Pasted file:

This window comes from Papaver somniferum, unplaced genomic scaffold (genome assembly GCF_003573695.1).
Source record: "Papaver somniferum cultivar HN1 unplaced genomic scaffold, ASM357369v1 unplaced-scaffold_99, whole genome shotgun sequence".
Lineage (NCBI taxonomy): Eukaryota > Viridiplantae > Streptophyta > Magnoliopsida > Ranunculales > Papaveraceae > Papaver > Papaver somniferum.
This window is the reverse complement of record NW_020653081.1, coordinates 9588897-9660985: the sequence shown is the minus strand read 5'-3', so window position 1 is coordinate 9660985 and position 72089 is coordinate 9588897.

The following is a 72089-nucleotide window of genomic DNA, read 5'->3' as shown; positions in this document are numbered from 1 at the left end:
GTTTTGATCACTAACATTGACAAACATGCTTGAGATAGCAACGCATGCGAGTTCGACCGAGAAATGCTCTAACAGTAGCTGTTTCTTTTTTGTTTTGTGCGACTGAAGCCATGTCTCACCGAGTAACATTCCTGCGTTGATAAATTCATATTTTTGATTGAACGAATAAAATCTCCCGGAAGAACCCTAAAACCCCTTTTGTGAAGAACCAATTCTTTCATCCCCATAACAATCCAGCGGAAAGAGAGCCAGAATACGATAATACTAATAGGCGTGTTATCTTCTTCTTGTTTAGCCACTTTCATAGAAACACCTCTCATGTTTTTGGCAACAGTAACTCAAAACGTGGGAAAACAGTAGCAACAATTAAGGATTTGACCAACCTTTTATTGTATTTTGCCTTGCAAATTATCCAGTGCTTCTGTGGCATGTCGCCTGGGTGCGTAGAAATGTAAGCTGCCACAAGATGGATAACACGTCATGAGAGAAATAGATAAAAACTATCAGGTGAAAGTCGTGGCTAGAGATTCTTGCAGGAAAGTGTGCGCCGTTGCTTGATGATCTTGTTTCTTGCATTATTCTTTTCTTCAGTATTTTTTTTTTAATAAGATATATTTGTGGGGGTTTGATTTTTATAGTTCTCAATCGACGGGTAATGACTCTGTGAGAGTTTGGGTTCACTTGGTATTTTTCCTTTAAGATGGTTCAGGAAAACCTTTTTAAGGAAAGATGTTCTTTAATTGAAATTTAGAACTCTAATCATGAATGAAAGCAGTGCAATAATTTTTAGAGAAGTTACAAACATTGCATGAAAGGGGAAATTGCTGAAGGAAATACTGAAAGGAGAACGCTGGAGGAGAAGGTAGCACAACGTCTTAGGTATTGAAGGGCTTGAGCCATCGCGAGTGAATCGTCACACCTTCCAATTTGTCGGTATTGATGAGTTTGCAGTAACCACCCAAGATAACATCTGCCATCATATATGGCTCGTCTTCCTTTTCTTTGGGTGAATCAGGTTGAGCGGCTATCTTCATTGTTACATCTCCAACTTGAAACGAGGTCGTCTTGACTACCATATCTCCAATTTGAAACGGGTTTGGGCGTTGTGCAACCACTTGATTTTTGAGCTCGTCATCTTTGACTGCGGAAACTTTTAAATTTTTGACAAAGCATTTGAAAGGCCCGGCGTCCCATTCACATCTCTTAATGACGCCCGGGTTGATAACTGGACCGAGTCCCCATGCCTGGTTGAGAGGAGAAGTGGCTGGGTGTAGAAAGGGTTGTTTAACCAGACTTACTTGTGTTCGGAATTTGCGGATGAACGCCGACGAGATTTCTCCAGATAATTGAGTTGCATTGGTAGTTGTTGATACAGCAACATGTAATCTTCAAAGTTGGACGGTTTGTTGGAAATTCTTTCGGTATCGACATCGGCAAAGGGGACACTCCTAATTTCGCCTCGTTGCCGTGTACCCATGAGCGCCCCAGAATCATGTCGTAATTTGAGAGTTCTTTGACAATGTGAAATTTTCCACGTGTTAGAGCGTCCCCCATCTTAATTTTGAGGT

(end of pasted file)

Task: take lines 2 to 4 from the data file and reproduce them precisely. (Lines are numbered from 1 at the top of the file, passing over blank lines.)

Source record: "Papaver somniferum cultivar HN1 unplaced genomic scaffold, ASM357369v1 unplaced-scaffold_99, whole genome shotgun sequence".
Lineage (NCBI taxonomy): Eukaryota > Viridiplantae > Streptophyta > Magnoliopsida > Ranunculales > Papaveraceae > Papaver > Papaver somniferum.
This window is the reverse complement of record NW_020653081.1, coordinates 9588897-9660985: the sequence shown is the minus strand read 5'-3', so window position 1 is coordinate 9660985 and position 72089 is coordinate 9588897.